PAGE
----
In Italian, “to remember” and “to forget” go well together: Ricordare/dimenticare
Ricordare may be easy to remember if we think of making a mental record of something.
Dimenticare, if you take it apart, is kind of a fun word. Di, just like “dis” in English, often undoes something. Mente is the Italian word for mind. You undo something from your mind!
Duemilaseidici è stato un anno da ricordare o da dimenticare?
Was two thousand sixteen a year to remember, or a year to forget?
Think of things you want to remember or forget from last year:
Vorrei ricordare un bellissimo viaggio in Italia.
I would like to remember a great trip to Italy.
Vorrei dimenticare quanti soldi ho dovuto spendere
I would like to forget how much money I had to spend.
In the above examples, we have treated ricordare and dimenticare as ordinary transitive verbs. They are followed by a noun. This is the most basic way to use these verbs. But ricordare and dimenticare are, more often than not, used reflexively.
Ricordati (remember)!! When a verb is reflexive, the subject and object of the verb are one and the same:
Mi sono tagliato (I cut myself).
In the following example, ricordare is used reflexively, and is followed by a noun, not a verb.
Daniela, tu per caso ti ricordi i nomi degli altri colli di Roma?
Daniela, do you, by chance, remember the names of the other hills of Rome?
Caption 6, Marika e Daniela - Il Foro RomanoPlay Caption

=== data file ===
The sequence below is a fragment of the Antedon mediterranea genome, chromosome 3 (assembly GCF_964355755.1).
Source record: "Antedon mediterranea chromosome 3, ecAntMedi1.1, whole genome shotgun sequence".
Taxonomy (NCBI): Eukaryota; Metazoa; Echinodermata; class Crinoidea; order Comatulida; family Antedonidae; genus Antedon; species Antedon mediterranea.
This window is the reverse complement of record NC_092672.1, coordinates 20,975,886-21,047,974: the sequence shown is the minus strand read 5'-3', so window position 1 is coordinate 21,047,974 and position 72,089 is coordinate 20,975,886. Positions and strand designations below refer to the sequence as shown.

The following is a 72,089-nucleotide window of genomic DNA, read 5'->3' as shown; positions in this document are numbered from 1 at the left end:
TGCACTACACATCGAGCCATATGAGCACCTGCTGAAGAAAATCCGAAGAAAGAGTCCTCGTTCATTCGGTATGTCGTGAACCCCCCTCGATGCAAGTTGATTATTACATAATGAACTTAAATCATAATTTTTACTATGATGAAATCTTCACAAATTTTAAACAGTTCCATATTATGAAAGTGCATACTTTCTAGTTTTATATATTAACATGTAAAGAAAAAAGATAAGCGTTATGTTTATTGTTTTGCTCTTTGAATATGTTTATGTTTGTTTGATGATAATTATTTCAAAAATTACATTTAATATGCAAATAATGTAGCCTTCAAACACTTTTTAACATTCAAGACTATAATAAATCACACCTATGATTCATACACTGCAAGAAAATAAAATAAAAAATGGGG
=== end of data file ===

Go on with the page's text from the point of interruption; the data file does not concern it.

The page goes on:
Ricordiamoci (let’s remember) that when a verb, not a noun, follows a verb in this category, we need the preposition di in between, as in the following example. You may notice that the verb decidere (to decide) behaves the same way!
Il tuo amico ha deciso di portarti in giro con il suo scooter, ma non ha dimenticato di prestarti un casco.
Your friend has decided to take you around on his scooter, but he hasn't forgotten to lend you a helmet.
Captions 7-8, Marika spiega - I veicoliPlay Caption
The above example could be modified a few ways to say the same thing. We could use the reflexive:
Il tuo amico si è deciso di portarti in giro con il suo scooter, ma non si è dimenticato di prestarti un casco.
Your friend has decided to take you around on his scooter, but hasn't forgotten to lend you a helmet.
You will notice that as soon as we use the reflexive form, we need the auxiliary verb essere (to be) rather than avere (to have) in the compound tenses. This can be tricky indeed!
We could also use the verb ricordare:
Il tuo amico si è deciso di portarti in giro con il suo scooter, e si è ricordato di prestarti un casco.
Your friend has decided to take you around on his scooter, and has remembered to lend you a helmet.
However we decide to use ricordare and dimenticare (and decidere, for that matter), we need di before the verb in the infinitive.
Ah, mi sono dimenticato di dirti che...
Oh, I forgot to tell you that...
Caption 25, Francesca - alla guida - Part 1Play Caption